5. Anonymous Coward
        Anonymous Coward

        Re: Under the floor

        Back in my days at ICL Feltham, it was all a matter of timing... Once a week, at 10.30AM prompt, there was a fire alarm test, and every secure lock in the building opened for the duration!

  3. jake Silver badge

    Been there, done that.

    I've gone under raised floors, too. And once knocked a hole through the sheetrock adjacent to the door, reached through & opened the door. And several times I simply picked the lock.

    A buddy took out a cold chisel and mini-sledge (lump hammer to you Brits) and physically removed a couple cinder blocks once. He was even nice enough to repair it later (his Dad was a bricklayer and he earned pocket money as a teenager, helping him on weekends).

    One does what one must to keep the bits flowing ... although these days one would likely be thrown in jail for even daring to voice such options.

    1. nintendoeats Silver badge

      Re: Been there, done that.

      You didn't recently publish a book about Commodore did you ;)

    2. Captain Scarlet Silver badge
      Coffee/keyboard

      Re: Been there, done that.

      Never heard of mini sledge before but makes more sense than an engineer hammer, surprised no mag lock stories though. They are easy enough assuming everything is on UPS, kill the power walla. If you can't just quick kick to the door followed by whoever from security realising just how crap they are.

      1. Will Godfrey Silver badge
        Happy

        Re: Been there, done that.

        One place I had to go in occasionally out of hours, we were actually instructed to shoulder barge the side door to get in. Worked every time, and someone had helpfully fixed a thick wadge of foam to the wall parallel to the hinge side, so you had a reasonably soft stop and it didn't make a lot of noise.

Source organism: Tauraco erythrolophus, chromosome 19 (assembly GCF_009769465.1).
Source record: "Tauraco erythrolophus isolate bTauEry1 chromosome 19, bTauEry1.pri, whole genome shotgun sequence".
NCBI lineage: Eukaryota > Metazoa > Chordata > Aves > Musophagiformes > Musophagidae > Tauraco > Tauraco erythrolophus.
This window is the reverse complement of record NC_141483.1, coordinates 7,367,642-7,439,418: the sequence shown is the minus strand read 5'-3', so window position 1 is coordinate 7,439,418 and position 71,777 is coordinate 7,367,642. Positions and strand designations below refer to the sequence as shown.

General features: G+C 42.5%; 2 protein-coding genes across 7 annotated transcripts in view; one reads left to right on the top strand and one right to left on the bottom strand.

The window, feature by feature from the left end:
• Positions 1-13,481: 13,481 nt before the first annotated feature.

3. Sam not the Viking Silver badge
      Pint

      Re: Been there, done that.

      On a long contract we were staying in a guest house which had a bar. Bed, breakfast, evening meal and a little light refreshment.....

      The landlord was upset because the beer-pipes from his cellar had to take a long route before reaching the bar and consequently the first few pints were warm and wasted. The direct route was much much shorter but there was a major rock in the way. We said why not drill a hole? Because the distance was about 2 metres..... My colleague plucked the Hilti out of his van with the long drill-bit..... In under half an hour new holes for new pipes.

      We were given a few free beers but he said he wouldn't/couldn't support a full evening's attack on supplies.

      1. A.P. Veening Silver badge

        Re: Been there, done that.

        We were given a few free beers but he said he wouldn't/couldn't support a full evening's attack on supplies.

        You should have negotiated for the first beers for the rest of the duration of your stay, as those would have been wasted.

      2. Anonymous Coward
        Anonymous Coward

        Re: Been there, done that.

        Worked in an old plant that had been used for making fuses and such for military purposes.

        Facilities decided they needed a hole for some cable or other. I'm not sure what they used, but it took them several days of drilling to get through the reinforced and hardened bunker-style concrete wall.

    4. Dyspeptic Curmudgeon

      Re: Been there, done that.

      Long ago in a galaxy far far... well you know the rest, I worked for a large mining company. In the head office, downtown office tower yada yada. A security consultant was making a pitch to hold a security review. Ended up with him making a bet that he could get to the CEO's corner office in less than 10 minutes from the elevators without bashing in the front doors, or using any doors. But he was allowed to damage things. Any damage to be covered by the loser. Start time in 10 minutes. He went down to the parking garage and came back with a duffel bag. 3 - 2 -1 Start.